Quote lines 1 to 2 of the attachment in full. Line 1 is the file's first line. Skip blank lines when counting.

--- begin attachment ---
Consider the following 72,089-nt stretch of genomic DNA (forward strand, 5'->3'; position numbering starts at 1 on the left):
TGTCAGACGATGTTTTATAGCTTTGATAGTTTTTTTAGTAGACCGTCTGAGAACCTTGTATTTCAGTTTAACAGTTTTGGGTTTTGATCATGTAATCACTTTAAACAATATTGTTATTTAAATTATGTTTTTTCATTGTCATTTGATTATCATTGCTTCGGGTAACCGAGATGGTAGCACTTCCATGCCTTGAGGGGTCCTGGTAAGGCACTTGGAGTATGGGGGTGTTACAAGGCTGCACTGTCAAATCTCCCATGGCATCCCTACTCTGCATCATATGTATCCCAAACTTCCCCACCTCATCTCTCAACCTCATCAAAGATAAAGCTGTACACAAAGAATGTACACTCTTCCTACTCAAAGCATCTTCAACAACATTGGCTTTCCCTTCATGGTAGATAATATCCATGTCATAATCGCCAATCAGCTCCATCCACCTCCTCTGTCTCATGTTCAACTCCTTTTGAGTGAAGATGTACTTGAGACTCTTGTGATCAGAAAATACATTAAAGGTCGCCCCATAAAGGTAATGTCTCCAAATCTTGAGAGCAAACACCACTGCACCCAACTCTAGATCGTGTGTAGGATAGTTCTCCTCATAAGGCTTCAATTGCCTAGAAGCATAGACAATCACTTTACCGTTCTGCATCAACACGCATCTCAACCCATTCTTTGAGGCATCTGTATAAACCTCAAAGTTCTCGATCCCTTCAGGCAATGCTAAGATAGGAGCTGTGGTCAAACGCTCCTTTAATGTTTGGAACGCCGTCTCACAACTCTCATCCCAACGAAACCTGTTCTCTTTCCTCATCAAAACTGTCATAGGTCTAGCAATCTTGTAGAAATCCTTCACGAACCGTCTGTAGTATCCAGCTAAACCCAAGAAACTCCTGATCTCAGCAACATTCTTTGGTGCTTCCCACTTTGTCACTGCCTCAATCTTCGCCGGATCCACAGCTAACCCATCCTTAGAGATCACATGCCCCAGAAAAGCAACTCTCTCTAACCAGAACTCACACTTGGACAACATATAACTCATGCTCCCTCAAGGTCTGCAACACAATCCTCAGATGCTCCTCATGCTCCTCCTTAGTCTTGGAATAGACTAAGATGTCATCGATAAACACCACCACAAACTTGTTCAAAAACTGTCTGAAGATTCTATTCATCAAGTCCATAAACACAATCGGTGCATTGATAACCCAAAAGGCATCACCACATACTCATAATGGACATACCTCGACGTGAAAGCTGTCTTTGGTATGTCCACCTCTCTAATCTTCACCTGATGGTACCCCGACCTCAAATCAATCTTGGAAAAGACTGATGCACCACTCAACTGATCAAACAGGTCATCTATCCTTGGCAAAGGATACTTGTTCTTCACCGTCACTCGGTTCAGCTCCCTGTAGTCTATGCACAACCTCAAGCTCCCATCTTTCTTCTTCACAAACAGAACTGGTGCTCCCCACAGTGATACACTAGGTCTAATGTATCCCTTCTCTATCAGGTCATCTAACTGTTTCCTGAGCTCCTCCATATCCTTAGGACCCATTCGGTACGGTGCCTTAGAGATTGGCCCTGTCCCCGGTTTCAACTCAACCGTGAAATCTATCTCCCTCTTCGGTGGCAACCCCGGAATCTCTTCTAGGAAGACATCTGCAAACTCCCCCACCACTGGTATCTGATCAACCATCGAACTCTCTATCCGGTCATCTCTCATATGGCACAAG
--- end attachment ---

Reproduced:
Consider the following 72,089-nt stretch of genomic DNA (forward strand, 5'->3'; position numbering starts at 1 on the left):
TGTCAGACGATGTTTTATAGCTTTGATAGTTTTTTTAGTAGACCGTCTGAGAACCTTGTATTTCAGTTTAACAGTTTTGGGTTTTGATCATGTAATCACTTTAAACAATATTGTTATTTAAATTATGTTTTTTCATTGTCATTTGATTATCATTGCTTCGGGTAACCGAGATGGTAGCACTTCCATGCCTTGAGGGGTCCTGGTAAGGCACTTGGAGTATGGGGGTGTTACAAGGCTGCACTGTCAAATCTCCCATGGCATCCCTACTCTGCATCATATGTATCCCAAACTTCCCCACCTCATCTCTCAACCTCATCAAAGATAAAGCTGTACACAAAGAATGTACACTCTTCCTACTCAAAGCATCTTCAACAACATTGGCTTTCCCTTCATGGTAGATAATATCCATGTCATAATCGCCAATCAGCTCCATCCACCTCCTCTGTCTCATGTTCAACTCCTTTTGAGTGAAGATGTACTTGAGACTCTTGTGATCAGAAAATACATTAAAGGTCGCCCCATAAAGGTAATGTCTCCAAATCTTGAGAGCAAACACCACTGCACCCAACTCTAGATCGTGTGTAGGATAGTTCTCCTCATAAGGCTTCAATTGCCTAGAAGCATAGACAATCACTTTACCGTTCTGCATCAACACGCATCTCAACCCATTCTTTGAGGCATCTGTATAAACCTCAAAGTTCTCGATCCCTTCAGGCAATGCTAAGATAGGAGCTGTGGTCAAACGCTCCTTTAATGTTTGGAACGCCGTCTCACAACTCTCATCCCAACGAAACCTGTTCTCTTTCCTCATCAAAACTGTCATAGGTCTAGCAATCTTGTAGAAATCCTTCACGAACCGTCTGTAGTATCCAGCTAAACCCAAGAAACTCCTGATCTCAGCAACATTCTTTGGTGCTTCCCACTTTGTCACTGCCTCAATCTTCGCCGGATCCACAGCTAACCCATCCTTAGAGATCACATGCCCCAGAAAAGCAACTCTCTCTAACCAGAACTCACACTTGGACAACATATAACTCATGCTCCCTCAAGGTCTGCAACACAATCCTCAGATGCTCCTCATGCTCCTCCTTAGTCTTGGAATAGACTAAGATGTCATCGATAAACACCACCACAAACTTGTTCAAAAACTGTCTGAAGATTCTATTCATCAAGTCCATAAACACAATCGGTGCATTGATAACCCAAAAGGCATCACCACATACTCATAATGGACATACCTCGACGTGAAAGCTGTCTTTGGTATGTCCACCTCTCTAATCTTCACCTGATGGTACCCCGACCTCAAATCAATCTTGGAAAAGACTGATGCACCACTCAACTGATCAAACAGGTCATCTATCCTTGGCAAAGGATACTTGTTCTTCACCGTCACTCGGTTCAGCTCCCTGTAGTCTATGCACAACCTCAAGCTCCCATCTTTCTTCTTCACAAACAGAACTGGTGCTCCCCACAGTGATACACTAGGTCTAATGTATCCCTTCTCTATCAGGTCATCTAACTGTTTCCTGAGCTCCTCCATATCCTTAGGACCCATTCGGTACGGTGCCTTAGAGATTGGCCCTGTCCCCGGTTTCAACTCAACCGTGAAATCTATCTCCCTCTTCGGTGGCAACCCCGGAATCTCTTCTAGGAAGACATCTGCAAACTCCCCCACCACTGGTATCTGATCAACCATCGAACTCTCTATCCGGTCATCTCTCATATGGCACAAG